The King not only stepped in to ensure that all those who were making accusations were locked up for the rest of their lives, he also had all court papers seized and kept locked up in his apartments. He continued to publicly acknowledge and visit Athenais, showing the court that he had no faith in the accusations and felt perfectly safe in her company. But she no longer had the influence over him of their earlier years together. Now another woman in the King’s life held sway.

Final years at court

Although Athenais was still acknowledged as official mistress, in reality it was Francoise Scarron, the woman who had loved and raised Athenais’ illegitimate children, who was now the key influence in the King’s life. Athenais still got the luxurious apartments, and was still visited by the King, but Francoise was the true favourite. She even encouraged him to have a better relationship with the Queen, earning her gratitude in the process.

In 1683 Queen Maria Theresa died. Louis was with her to the end, but it was Athenais who played the lead role in the funeral as she had been superintendent to the Queen’s household (a position that Louis had given her to keep her close). Not only did Athenais lose her “job”, but she was to lose much more. Some time between October 1683 and January 1684 (the exact date isn’t known) Louis decided to marry Francoise Scarron. As she wasn’t a noblewoman the marriage was morganatic, so Francoise could never be given the title or role of Queen. But this still meant that Athenais had to move out of her apartments at Versailles to a lesser (although still very grand) set of rooms.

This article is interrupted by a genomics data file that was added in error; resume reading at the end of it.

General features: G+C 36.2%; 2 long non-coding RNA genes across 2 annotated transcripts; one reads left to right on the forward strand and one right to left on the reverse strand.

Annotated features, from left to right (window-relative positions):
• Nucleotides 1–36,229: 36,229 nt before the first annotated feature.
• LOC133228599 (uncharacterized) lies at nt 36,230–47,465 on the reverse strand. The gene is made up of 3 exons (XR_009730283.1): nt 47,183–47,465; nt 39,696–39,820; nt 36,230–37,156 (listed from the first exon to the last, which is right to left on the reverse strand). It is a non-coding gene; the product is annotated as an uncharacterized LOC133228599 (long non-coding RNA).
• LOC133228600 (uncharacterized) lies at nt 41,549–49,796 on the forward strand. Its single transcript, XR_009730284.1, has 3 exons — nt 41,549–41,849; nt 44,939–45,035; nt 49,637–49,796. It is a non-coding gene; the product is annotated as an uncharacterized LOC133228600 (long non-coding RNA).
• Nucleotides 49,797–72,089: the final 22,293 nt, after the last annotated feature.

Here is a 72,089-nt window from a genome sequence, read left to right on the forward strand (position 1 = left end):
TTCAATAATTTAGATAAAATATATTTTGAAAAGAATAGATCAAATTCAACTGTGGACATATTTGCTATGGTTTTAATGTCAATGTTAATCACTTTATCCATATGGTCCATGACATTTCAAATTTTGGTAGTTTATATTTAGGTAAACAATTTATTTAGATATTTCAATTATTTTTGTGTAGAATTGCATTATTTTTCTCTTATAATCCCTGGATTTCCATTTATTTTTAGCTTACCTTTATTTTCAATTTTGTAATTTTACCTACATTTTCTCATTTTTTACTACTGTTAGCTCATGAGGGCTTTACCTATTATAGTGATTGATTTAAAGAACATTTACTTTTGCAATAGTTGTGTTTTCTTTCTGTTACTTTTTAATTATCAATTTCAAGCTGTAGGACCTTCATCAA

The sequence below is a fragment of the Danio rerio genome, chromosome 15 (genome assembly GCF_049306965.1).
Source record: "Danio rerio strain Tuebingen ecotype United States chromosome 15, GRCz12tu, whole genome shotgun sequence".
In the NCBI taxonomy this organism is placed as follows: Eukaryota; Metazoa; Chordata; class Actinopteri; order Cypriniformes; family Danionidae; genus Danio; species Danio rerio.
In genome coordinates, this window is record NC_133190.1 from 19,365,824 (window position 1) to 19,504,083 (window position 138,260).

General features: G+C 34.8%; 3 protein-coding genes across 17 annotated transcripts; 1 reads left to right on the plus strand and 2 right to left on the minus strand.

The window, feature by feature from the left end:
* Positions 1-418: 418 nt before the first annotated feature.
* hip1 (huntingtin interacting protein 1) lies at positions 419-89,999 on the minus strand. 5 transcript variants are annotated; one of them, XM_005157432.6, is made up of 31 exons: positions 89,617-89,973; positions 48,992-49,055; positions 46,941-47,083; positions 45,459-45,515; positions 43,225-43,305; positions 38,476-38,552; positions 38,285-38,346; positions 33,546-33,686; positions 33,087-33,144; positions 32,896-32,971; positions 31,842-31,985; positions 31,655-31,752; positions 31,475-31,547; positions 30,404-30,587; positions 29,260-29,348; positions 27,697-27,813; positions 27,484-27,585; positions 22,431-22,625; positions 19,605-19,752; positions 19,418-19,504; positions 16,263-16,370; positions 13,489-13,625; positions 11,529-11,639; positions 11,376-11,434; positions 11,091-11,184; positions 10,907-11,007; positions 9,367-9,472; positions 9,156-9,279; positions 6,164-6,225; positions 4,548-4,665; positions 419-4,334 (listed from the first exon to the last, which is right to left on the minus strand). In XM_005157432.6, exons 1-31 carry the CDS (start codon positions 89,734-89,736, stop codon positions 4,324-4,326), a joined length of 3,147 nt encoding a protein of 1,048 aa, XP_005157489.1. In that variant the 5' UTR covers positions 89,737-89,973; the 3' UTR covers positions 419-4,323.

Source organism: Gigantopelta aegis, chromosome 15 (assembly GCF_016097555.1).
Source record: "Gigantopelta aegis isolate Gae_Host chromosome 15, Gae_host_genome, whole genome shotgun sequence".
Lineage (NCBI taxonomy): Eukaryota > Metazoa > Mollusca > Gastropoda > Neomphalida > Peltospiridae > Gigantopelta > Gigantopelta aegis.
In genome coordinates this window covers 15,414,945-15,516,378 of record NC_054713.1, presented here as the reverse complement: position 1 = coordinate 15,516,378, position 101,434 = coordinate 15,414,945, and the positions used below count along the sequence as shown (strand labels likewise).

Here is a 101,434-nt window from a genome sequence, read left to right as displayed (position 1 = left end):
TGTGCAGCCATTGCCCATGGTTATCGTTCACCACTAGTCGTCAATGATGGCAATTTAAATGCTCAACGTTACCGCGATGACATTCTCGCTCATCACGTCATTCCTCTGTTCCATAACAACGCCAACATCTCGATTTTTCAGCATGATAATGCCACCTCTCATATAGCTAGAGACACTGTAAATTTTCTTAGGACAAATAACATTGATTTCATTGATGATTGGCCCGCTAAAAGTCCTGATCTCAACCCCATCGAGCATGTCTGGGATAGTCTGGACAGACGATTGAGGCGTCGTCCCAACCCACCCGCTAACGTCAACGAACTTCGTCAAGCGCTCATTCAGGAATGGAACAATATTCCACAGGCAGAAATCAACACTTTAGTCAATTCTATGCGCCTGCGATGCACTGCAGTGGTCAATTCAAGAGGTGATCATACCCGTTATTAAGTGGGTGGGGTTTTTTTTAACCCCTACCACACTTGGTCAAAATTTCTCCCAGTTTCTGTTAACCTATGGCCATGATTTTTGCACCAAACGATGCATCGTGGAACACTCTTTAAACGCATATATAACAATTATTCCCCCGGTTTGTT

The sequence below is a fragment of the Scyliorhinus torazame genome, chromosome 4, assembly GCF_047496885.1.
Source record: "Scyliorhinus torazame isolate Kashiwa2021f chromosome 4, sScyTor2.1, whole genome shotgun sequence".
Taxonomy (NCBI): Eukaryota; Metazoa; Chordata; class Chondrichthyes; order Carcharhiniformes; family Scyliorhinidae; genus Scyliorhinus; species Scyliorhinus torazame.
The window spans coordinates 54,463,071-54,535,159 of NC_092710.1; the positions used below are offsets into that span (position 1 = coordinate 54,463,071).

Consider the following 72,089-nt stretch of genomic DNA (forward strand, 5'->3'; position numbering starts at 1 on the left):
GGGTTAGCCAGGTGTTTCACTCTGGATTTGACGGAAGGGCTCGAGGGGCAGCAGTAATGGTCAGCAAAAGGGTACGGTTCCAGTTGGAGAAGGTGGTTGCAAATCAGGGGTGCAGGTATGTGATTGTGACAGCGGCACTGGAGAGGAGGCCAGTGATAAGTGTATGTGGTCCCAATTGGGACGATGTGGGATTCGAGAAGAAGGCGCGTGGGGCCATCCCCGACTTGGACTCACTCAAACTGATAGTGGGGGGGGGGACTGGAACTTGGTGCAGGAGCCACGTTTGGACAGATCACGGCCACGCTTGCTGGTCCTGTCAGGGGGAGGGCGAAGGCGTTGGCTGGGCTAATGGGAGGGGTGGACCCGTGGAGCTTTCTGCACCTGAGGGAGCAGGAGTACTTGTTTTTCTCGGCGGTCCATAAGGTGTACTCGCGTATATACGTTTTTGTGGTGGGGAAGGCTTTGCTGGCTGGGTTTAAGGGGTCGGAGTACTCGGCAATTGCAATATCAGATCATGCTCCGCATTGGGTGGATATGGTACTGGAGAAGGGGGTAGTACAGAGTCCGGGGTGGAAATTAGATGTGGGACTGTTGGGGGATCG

By 1691 she had had enough. In a fit of temper she declared that she was leaving the court, and took herself off to Paris. Rather than chase after her and bring her back to court, as he would have done in his youth, Louis simply gave her apartments to their son Louis-Auguste. The King gave her a generous pension, but after her death he reportedly stated that she had been “dead to him” for years. Once a woman left his court he never saw them again.

Atonement

Athenais retired to the convent Filles de Saint-Joseph in Paris. Here she replaced her silks and furs with coarse fabrics, and swapped indulgent banquets for small meals and regular fasting. She lost so much weight that she was virtually unrecognisable, while her golden hair reportedly turned white. She dedicated the rest of her life to making shirts for the poor, taking part in cooking for and feeding visitors to the convent, and donating her considerable pension from the King to hospitals and schools. In 1703 she used her money to purchase a building that was set up as a hostel for 100 poor men and women, giving them a place to stay and a hot meal. She was visited regularly by her eldest surviving daughter, Louise Francoise, developing a closer relationship than they’d had in Louise’s earlier years. By now all of Athenais’ children by Louis had been legitimised, and would all have prestigious (albeit rather unhappy) marriages.

Athenais died on 27 May 1707, after travelling to Bourbon-l’Archambault to drink the waters. The King refused to allow court mourning for her, even by their children. She was buried with a simple stone bearing her name and title. Nothing to indicate that for over a decade she had been the beloved mistress of the King.


Last month's Royal Mistress was Alice Perrers.